86 qufred. * * * A reasonable compensation should be allowed, although nothing that can be considered as a bonus or gratuity can be reached." Amount salved, $155,000. Award, $37,114 (about 24 per cent.). A material reduction of the award for salving the ship was made on appeal. 13 C. C. A. 647, 66 Fed. 593. The Dania, 70 Fed. 398. Steamer utterly helpless from broken shaft about 360 miles from New York. Towed into that port by another steamer in two days and two hours, without any difficulty, during weather which was fine, excepting a dense fog about half the time. Amount salved, $426,000. Award, $17,500 (about 4 per cent.). The .North Erin, 71 Fed. 430. A tug, upon telegraphic request, went 80 miles to a steamer pounding on Long Island coast, in a position of some danger, with a cargo largely perIshable, and succeeded after three hours In getting her off. A Coast Wrecking Company's steamer would have reached the steamer the next day. Value of tug, $50,000. Amount . salved, $100,000. Award, 10 per cent. La Hesbaye, 71 Fed. 743. A steamship, with her rudder lost, was brought in, by the help of another steamer, to New York (1,100 miles). Service lasted nine days, and was difficult. Salvor lost four days. Amount salved, $100,000. Award, $8,000. The Alamo, 21 C. C. A. 451, 75 Fed. 602. A large steamer ashore on a Florida reef in a position of peril. . A tug and sailing vessels got her off, and piloted her into port uninjured. Time, 24 hours. Amount salved, $500,000. Award, $15,000 (3 per cent.). The Elfrida, 23 C. C. A. 527, 77 Fed. 754. A steamer aground at Velasco, Tex., in a position of little danger, at a season when weather Is' nearly always mild and wind IIght. Service required but 15 or 16 men, a tug, barge, and small schooner, wIth anchors and cables. Time, 3 days. No danger to life or property, and no application of unusual skill. Amount salved, $70,000. An agreement for $22,000 was reduced to $10,000, which Is about 14 per cent.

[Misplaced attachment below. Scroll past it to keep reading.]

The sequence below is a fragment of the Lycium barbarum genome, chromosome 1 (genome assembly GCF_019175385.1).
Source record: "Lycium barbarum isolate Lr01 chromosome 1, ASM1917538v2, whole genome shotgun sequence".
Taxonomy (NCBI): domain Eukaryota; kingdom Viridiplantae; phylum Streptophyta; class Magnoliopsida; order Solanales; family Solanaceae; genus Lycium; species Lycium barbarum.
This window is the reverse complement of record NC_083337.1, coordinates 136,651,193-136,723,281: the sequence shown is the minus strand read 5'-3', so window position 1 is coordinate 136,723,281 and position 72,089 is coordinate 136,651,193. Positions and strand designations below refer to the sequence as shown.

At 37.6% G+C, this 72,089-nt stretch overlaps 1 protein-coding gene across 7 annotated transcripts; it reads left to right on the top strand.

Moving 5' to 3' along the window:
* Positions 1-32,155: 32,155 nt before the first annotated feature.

THE JOHN R. PENROSE. THE WM. J. LIPSETT. SMITH et aI, v. THE WM. J. LIPSETT. (District Court, E. D. Pennsylvania. April 22, 1898.)